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Garcia Waxes Philosophical On Golf Disappointments

CASARES, SPAIN | “What’s wrong with Sergio,” is one of the most oft-posed questions in golf. The answer, here, is that there’s not too much wrong with the player at all.

True, he has had a few hiccups along the way and has yet to win a major but, such things apart, he is a roaring success – a well-rounded fellow and a world-class golfer. In on-course earnings alone, he has amassed comfortably over 40 million dollars in the last 13 years.

Garcia would not deny that he has contributed to the image people have of him as a player who tosses and turns by night because he does not have a major under his belt.

He came up with a host of negative comments after The Masters and there were more of the same on the preview day to last week’s Volvo Match Play Championship at Finca Cortesin.

When asked if those Masters remarks were merely down to people catching him at the wrong time, Garcia suggested that that was part of the equation but that there was a touch of frustration and reality in there as well. “Sometimes I have played myself out of it (winning a major) and sometimes I have gotten beat. It just feels like it’s taking a long time.”

Carlos Rodriguez, Garcia’s manager, says that while his player took a while to get over his loss to Padraig Harrington in the 2007 Open at Carnoustie, he couldn’t be happier with his overall lot.

“Nowadays,” said Rodriguez, “he’s more likely to shrug off his golfing disappointments in a couple of hours. He’s far more philosophical than he used to be. Okay, he’s not won a major but he’s still got 10 more years in which he could. If he does win one or more, that’s fantastic, but if he doesn’t, he’ll still have had a first-class career and enjoyed a great way of life.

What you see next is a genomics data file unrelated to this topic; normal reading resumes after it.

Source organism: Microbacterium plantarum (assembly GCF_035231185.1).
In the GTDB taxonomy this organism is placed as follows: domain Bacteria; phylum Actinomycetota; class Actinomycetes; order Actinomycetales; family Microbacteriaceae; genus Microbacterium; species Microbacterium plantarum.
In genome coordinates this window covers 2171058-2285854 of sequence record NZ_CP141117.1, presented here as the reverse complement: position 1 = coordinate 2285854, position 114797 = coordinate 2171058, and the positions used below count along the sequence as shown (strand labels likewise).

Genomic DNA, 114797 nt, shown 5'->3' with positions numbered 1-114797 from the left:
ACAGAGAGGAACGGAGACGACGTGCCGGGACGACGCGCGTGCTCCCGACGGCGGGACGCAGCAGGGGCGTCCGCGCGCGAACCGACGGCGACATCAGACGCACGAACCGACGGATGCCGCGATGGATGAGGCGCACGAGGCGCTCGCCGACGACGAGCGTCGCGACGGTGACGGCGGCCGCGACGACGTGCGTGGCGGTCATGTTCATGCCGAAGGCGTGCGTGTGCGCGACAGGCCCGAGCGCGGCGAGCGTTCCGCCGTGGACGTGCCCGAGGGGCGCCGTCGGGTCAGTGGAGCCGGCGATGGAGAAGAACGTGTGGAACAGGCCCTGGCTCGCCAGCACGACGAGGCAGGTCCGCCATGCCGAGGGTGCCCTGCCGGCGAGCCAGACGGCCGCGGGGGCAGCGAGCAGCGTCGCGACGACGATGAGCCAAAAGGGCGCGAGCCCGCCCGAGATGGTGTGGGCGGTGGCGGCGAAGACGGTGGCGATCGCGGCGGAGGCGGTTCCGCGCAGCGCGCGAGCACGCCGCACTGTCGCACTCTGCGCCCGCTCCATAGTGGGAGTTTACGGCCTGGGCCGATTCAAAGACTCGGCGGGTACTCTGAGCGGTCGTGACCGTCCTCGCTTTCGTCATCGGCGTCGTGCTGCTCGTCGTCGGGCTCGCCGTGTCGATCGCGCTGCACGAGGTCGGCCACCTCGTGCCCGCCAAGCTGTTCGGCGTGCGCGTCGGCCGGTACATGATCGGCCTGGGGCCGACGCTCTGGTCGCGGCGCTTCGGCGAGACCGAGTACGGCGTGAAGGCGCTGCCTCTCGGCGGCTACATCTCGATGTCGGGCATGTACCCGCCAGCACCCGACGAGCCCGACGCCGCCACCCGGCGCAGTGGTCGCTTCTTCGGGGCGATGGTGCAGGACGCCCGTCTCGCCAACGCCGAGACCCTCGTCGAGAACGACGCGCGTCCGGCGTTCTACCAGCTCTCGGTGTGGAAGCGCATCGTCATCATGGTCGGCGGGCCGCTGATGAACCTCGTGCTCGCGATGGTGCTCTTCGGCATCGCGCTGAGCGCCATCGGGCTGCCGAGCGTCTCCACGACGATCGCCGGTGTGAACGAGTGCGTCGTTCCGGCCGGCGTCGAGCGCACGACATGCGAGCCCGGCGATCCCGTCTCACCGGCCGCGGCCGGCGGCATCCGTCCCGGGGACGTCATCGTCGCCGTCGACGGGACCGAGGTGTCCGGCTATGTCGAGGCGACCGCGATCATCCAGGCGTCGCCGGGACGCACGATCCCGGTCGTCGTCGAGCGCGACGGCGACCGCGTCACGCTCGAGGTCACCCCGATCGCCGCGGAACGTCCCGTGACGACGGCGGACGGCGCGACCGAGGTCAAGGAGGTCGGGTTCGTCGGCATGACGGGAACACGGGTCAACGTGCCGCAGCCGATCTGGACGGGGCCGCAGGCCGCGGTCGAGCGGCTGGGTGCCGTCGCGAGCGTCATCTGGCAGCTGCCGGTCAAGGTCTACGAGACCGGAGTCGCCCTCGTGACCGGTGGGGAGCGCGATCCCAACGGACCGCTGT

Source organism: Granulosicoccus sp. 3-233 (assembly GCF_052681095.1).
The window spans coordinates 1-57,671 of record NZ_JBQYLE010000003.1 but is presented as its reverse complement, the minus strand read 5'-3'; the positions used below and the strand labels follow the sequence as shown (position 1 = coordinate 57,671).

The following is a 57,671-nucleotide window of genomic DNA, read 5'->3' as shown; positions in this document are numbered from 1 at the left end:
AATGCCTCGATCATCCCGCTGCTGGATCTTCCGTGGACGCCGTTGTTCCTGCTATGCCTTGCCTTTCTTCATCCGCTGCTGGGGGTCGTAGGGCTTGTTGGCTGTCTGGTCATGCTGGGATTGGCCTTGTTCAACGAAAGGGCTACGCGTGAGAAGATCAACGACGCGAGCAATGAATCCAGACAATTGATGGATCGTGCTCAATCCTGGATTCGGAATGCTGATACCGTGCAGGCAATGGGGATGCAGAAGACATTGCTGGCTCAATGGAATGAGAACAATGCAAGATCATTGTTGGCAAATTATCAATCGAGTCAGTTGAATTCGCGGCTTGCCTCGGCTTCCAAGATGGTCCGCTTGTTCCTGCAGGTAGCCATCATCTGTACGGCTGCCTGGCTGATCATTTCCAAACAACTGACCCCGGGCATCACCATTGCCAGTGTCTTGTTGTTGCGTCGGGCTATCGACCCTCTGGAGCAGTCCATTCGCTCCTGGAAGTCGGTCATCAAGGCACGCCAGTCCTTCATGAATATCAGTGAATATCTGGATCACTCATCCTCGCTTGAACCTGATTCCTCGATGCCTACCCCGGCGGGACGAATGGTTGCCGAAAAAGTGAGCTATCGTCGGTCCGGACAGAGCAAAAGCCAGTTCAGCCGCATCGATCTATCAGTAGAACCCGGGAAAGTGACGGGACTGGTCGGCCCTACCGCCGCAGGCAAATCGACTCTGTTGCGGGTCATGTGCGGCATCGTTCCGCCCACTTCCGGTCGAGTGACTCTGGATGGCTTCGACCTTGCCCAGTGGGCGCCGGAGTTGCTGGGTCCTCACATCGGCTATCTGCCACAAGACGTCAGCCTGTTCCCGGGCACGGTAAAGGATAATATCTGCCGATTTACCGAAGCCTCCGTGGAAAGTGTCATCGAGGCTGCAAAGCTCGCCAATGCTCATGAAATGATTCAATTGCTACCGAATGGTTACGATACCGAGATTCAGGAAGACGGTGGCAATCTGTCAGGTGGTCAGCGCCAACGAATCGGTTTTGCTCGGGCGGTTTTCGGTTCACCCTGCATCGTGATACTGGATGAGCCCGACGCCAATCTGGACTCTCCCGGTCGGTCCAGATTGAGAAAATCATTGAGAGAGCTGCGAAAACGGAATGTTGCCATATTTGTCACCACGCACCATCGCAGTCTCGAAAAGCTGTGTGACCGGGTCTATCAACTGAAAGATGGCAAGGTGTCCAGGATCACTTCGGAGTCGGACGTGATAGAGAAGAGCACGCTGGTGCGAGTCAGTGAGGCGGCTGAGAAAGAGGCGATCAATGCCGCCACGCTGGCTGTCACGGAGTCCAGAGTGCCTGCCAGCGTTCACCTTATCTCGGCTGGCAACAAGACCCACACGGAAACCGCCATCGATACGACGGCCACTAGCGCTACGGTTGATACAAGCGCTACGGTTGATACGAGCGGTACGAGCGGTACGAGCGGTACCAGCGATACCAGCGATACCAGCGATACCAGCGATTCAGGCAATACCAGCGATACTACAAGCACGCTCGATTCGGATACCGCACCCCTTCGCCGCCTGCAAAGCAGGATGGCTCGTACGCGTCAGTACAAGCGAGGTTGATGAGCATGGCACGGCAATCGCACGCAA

“What doesn’t come across as much as it should,” he continued, “is that Sergio’s isn’t all about golf, golf, golf. There’s so much else in his life.”

He pointed to how happy his player is with his Welsh girlfriend, how well he gets on with his parents – and the degree to which he revels in other sports.

Garcia grew up playing tennis and football as well as golf at the Club de Golf del Mediterraneo. His tennis – he played a rollicking three sets at Finca Cortesin last Wednesday night – was further enhanced during the couple of years he went out with Martina Hingis. As for his football, his enthusiasm never wanes.

When the club in his local village of Borriol in Castellon ran out of money a couple of years ago, they asked Garcia if he would get involved. Not only did he start financing them out of his own pocket but he ran golf days to raise extra cash.

He sponsors the juniors and the women’s teams as well as the Firsts and the Seconds and, in weeks when he is not on tour, he attends the matches – as a player.

You query whether he plays for the Firsts or the Seconds and Rodriguez comes up with a bemused counter-question, “What do you think? The Firsts, of course.”

In Rodriguez’s eyes, there is no question that Garcia could have been as good a footballer as he is golfer: “He loves the locker-room atmosphere.”

When Garcia failed to make the 2010 Ryder Cup side, he explained to Colin Montgomerie that he still wanted to be at Celtic Manor to support the rest. Montgomerie has since mentioned that though, initially, Garcia looked a little forlorn at not being in the mix as a player, he turned into the best of vice-captains.

Last Thursday’s Garcia – Alvaro Quiros contest was all the more riveting in that each is as hell-bent as the other on making Jose Maria Olazabal’s Ryder Cup side for Medinah. Manuel Pinero, the veteran Spanish Ryder Cup player, saw it as such a “big match” that he walked every step of the way.

Pinero rightly predicted that Garcia, the steadier of the two, would win, which he did by 2 and 1. But he had winced, visibly, at the number of times the player’s right hand came off the club, particularly with his tee shots. “He knows he is doing something wrong in his swing and he’s giving up on it too soon instead of getting something out of it,” he said.

Garcia had admitted to technical problems before the start of the event and nothing had happened during that first round tie to tell him that he was getting back on track.

Which was why he was as down in the immediate wake of Thursday’s match as he had been on Wednesday. Down enough to prompt one concerned writer to ask if was seeing a golf psychologist.

Garcia gave him a withering look before snapping, “Is he going to fix my swing?”

Once again, he had made a somewhat unnecessary contribution to the “What’s wrong with Sergio?” debate.


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